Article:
twitter Tweet

Healing a broken heart: The emotional toll of living with a congenital heart defect

An interview with Knight Cardiovascular Institute psychologist Adrienne Kovacs, Ph.D.
(Getty Images)

Approximately 40,000 babies are born each year in the United States with a congenital heart defect -- the most common type of birth defect -- but there’s good news: babies born with heart defects are living longer and healthier lives.

It is estimated that about 1 million children and about 1.4 million adults in the United States are living with congenital heart disease. And while their lifespan has increased, living with this condition can take a toll on their mental health: about one-third of adult congenital heart disease patients have mood or anxiety disorders.

Psychologist Adrienne Kovacs, Ph.D., director of behavioral cardiovascular care in the OHSU Knight Cardiovascular Institute and associate professor (provisional) of medicine in the OHSU School of Medicine, shares how she provides support to adult patients living with the condition.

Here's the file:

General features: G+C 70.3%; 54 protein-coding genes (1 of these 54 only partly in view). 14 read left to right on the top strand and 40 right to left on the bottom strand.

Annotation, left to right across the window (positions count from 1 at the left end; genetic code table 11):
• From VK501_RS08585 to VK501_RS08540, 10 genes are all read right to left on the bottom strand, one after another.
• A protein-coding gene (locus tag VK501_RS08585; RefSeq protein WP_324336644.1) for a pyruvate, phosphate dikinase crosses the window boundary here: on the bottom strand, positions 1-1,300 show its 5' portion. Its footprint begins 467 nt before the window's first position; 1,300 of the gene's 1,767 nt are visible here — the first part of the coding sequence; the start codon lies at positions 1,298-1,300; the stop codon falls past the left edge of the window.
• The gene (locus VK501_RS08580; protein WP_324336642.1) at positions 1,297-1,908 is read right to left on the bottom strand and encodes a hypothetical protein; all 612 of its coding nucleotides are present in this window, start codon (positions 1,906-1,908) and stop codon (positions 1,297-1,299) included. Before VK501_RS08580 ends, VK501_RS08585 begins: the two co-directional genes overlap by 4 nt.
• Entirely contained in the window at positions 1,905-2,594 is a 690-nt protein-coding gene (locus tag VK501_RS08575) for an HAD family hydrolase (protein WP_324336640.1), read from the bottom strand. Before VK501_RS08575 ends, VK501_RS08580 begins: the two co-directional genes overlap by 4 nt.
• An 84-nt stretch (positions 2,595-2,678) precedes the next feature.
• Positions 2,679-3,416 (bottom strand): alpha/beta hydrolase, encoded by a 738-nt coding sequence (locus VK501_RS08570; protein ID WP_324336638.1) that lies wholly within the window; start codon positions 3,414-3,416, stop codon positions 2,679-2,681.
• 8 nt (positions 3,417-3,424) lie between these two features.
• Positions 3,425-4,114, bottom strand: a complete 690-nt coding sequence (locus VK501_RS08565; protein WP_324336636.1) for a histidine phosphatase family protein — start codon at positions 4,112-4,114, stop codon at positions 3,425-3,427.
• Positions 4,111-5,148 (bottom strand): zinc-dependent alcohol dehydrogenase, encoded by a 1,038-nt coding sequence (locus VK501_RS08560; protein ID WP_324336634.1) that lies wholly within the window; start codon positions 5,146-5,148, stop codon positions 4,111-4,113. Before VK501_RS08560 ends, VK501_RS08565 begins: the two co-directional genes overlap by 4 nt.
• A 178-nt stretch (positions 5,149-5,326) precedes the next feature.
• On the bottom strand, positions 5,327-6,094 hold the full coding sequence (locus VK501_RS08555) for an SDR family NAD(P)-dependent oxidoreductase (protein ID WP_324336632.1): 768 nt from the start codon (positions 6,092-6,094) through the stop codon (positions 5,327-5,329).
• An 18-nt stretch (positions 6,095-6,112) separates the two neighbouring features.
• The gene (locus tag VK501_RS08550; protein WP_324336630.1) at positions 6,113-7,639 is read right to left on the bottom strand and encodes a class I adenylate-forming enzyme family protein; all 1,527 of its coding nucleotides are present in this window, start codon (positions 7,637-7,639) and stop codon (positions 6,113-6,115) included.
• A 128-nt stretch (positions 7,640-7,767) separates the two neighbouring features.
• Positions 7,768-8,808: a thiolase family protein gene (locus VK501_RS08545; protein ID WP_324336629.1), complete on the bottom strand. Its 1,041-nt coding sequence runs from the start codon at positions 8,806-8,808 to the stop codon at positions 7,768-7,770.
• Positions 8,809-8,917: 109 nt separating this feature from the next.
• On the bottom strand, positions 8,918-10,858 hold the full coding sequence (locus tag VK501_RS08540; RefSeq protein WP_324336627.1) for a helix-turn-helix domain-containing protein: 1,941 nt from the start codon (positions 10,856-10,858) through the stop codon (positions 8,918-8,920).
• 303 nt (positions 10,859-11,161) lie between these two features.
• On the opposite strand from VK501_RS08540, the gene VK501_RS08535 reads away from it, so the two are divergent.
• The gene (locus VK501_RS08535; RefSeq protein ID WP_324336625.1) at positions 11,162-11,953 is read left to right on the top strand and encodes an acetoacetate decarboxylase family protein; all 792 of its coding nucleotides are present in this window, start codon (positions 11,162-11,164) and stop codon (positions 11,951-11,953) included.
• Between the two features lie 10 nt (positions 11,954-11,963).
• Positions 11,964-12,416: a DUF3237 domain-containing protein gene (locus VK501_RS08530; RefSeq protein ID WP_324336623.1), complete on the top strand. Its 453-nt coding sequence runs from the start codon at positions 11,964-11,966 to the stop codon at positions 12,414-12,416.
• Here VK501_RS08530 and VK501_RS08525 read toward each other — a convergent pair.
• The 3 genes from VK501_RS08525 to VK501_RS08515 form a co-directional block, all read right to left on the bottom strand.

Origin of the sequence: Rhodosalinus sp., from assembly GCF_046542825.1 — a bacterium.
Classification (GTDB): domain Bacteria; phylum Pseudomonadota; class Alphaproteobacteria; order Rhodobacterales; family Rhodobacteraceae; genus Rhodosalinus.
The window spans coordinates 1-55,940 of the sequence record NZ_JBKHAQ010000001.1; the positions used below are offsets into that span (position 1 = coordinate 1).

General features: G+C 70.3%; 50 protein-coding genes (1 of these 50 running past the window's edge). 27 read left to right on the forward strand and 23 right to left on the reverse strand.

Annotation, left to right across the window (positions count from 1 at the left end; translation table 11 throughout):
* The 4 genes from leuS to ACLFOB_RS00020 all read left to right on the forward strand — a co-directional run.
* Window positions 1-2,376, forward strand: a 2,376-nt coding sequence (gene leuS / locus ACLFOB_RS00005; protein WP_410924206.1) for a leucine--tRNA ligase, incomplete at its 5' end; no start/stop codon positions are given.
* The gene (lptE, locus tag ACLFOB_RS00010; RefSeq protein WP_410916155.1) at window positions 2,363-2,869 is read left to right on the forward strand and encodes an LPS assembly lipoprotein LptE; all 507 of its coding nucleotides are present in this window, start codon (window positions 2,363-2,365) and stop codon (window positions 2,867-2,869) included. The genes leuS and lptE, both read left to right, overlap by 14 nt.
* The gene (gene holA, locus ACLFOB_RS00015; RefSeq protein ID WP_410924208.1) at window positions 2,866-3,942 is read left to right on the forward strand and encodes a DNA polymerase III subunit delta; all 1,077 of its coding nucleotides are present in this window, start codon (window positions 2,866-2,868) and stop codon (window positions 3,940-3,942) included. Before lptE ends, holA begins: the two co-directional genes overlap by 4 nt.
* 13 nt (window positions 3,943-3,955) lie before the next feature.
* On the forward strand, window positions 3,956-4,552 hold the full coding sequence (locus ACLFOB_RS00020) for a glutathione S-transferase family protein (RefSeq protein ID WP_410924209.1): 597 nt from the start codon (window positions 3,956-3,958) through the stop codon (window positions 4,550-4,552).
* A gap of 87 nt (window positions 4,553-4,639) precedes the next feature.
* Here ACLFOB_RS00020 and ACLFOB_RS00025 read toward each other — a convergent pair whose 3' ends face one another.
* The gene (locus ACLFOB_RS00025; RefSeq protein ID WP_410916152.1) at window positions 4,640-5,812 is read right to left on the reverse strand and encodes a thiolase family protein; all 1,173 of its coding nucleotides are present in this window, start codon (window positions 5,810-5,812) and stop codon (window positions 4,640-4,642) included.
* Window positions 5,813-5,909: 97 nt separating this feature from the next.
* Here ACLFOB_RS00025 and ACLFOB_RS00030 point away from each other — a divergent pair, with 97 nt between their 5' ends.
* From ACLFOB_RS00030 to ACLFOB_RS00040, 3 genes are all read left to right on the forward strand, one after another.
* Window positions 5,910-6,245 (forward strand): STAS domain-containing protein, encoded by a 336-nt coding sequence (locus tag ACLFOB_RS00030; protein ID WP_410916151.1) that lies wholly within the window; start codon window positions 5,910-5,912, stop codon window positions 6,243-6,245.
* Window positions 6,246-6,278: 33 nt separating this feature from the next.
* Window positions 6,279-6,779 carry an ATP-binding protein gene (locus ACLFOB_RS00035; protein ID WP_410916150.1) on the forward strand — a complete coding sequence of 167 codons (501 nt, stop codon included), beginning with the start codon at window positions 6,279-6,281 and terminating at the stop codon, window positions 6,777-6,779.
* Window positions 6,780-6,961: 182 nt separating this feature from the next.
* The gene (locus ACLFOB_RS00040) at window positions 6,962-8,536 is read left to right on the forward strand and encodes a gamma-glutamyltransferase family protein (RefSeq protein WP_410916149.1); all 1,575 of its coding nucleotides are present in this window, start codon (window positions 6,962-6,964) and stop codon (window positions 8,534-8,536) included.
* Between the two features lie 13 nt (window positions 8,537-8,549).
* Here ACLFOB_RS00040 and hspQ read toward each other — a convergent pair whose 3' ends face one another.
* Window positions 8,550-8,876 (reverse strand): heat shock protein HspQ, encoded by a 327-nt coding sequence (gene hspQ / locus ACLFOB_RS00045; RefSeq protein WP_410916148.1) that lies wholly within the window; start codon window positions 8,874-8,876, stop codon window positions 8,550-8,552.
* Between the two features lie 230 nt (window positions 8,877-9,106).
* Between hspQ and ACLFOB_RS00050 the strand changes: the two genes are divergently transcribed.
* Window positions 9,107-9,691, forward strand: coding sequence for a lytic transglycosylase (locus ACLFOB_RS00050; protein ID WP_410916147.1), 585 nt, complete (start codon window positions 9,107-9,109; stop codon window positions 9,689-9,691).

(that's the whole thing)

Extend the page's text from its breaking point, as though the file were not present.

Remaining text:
What is a congenital heart defect?

Most forms of heart disease are acquired during a person’s lifetime, for example, coronary artery disease or atherosclerosis. A congenital heart defect is a condition that is present at birth.These days, some of the more complex heart defects are often diagnosed even before birth. However, it’s not uncommon for someone to be diagnosed in adulthood with a defect, but they were indeed born with the defect.

Why are people who live with a congenital heart defect at higher risk for depression and anxiety?